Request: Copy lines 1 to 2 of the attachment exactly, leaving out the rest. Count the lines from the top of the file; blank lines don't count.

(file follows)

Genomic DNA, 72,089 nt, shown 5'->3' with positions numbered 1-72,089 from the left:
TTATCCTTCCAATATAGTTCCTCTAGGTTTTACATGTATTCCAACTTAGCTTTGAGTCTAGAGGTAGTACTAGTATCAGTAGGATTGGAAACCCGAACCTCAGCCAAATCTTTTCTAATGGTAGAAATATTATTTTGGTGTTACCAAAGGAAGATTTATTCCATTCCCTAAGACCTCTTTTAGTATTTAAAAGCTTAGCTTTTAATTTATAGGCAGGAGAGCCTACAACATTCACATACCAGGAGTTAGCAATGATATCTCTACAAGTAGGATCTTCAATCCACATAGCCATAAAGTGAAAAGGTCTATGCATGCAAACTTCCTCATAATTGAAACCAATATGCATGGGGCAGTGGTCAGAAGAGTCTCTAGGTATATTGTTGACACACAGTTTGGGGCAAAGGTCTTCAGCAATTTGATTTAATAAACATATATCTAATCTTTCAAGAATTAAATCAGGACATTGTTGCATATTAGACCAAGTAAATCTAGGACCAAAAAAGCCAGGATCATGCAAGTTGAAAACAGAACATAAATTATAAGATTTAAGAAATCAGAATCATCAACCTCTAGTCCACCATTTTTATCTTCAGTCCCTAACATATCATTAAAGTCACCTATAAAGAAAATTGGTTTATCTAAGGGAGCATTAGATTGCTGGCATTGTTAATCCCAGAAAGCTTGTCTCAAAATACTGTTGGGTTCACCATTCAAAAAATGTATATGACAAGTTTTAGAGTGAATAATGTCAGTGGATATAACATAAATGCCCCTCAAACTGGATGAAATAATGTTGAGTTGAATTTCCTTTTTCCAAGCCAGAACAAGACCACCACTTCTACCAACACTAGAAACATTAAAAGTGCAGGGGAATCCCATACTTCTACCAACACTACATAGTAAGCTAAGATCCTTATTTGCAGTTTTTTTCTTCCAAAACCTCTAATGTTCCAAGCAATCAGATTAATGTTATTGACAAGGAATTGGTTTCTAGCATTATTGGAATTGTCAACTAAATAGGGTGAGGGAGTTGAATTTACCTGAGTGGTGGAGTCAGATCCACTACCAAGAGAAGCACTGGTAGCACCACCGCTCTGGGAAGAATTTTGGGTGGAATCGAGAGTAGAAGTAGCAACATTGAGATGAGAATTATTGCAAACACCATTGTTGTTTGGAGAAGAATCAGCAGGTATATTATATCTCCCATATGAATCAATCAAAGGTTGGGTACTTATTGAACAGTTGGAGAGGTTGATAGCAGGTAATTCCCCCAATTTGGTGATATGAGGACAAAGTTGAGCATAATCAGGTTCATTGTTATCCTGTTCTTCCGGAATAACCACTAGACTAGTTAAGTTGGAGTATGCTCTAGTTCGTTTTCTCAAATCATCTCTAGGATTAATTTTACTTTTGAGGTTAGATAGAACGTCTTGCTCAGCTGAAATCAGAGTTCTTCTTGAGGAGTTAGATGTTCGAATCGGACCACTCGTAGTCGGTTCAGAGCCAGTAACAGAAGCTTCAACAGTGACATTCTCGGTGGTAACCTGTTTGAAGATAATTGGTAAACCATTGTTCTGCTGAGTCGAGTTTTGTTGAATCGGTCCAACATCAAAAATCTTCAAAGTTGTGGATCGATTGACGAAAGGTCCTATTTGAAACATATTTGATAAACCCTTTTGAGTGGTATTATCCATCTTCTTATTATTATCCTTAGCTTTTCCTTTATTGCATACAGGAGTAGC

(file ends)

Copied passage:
Genomic DNA, 72,089 nt, shown 5'->3' with positions numbered 1-72,089 from the left:
TTATCCTTCCAATATAGTTCCTCTAGGTTTTACATGTATTCCAACTTAGCTTTGAGTCTAGAGGTAGTACTAGTATCAGTAGGATTGGAAACCCGAACCTCAGCCAAATCTTTTCTAATGGTAGAAATATTATTTTGGTGTTACCAAAGGAAGATTTATTCCATTCCCTAAGACCTCTTTTAGTATTTAAAAGCTTAGCTTTTAATTTATAGGCAGGAGAGCCTACAACATTCACATACCAGGAGTTAGCAATGATATCTCTACAAGTAGGATCTTCAATCCACATAGCCATAAAGTGAAAAGGTCTATGCATGCAAACTTCCTCATAATTGAAACCAATATGCATGGGGCAGTGGTCAGAAGAGTCTCTAGGTATATTGTTGACACACAGTTTGGGGCAAAGGTCTTCAGCAATTTGATTTAATAAACATATATCTAATCTTTCAAGAATTAAATCAGGACATTGTTGCATATTAGACCAAGTAAATCTAGGACCAAAAAAGCCAGGATCATGCAAGTTGAAAACAGAACATAAATTATAAGATTTAAGAAATCAGAATCATCAACCTCTAGTCCACCATTTTTATCTTCAGTCCCTAACATATCATTAAAGTCACCTATAAAGAAAATTGGTTTATCTAAGGGAGCATTAGATTGCTGGCATTGTTAATCCCAGAAAGCTTGTCTCAAAATACTGTTGGGTTCACCATTCAAAAAATGTATATGACAAGTTTTAGAGTGAATAATGTCAGTGGATATAACATAAATGCCCCTCAAACTGGATGAAATAATGTTGAGTTGAATTTCCTTTTTCCAAGCCAGAACAAGACCACCACTTCTACCAACACTAGAAACATTAAAAGTGCAGGGGAATCCCATACTTCTACCAACACTACATAGTAAGCTAAGATCCTTATTTGCAGTTTTTTTCTTCCAAAACCTCTAATGTTCCAAGCAATCAGATTAATGTTATTGACAAGGAATTGGTTTCTAGCATTATTGGAATTGTCAACTAAATAGGGTGAGGGAGTTGAATTTACCTGAGTGGTGGAGTCAGATCCACTACCAAGAGAAGCACTGGTAGCACCACCGCTCTGGGAAGAATTTTGGGTGGAATCGAGAGTAGAAGTAGCAACATTGAGATGAGAATTATTGCAAACACCATTGTTGTTTGGAGAAGAATCAGCAGGTATATTATATCTCCCATATGAATCAATCAAAGGTTGGGTACTTATTGAACAGTTGGAGAGGTTGATAGCAGGTAATTCCCCCAATTTGGTGATATGAGGACAAAGTTGAGCATAATCAGGTTCATTGTTATCCTGTTCTTCCGGAATAACCACTAGACTAGTTAAGTTGGAGTATGCTCTAGTTCGTTTTCTCAAATCATCTCTAGGATTAATTTTACTTTTGAGGTTAGATAGAACGTCTTGCTCAGCTGAAATCAGAGTTCTTCTTGAGGAGTTAGATGTTCGAATCGGACCACTCGTAGTCGGTTCAGAGCCAGTAACAGAAGCTTCAACAGTGACATTCTCGGTGGTAACCTGTTTGAAGATAATTGGTAAACCATTGTTCTGCTGAGTCGAGTTTTGTTGAATCGGTCCAACATCAAAAATCTTCAAAGTTGTGGATCGATTGACGAAAGGTCCTATTTGAAACATATTTGATAAACCCTTTTGAGTGGTATTATCCATCTTCTTATTATTATCCTTAGCTTTTCCTTTATTGCATACAGGAGTAGC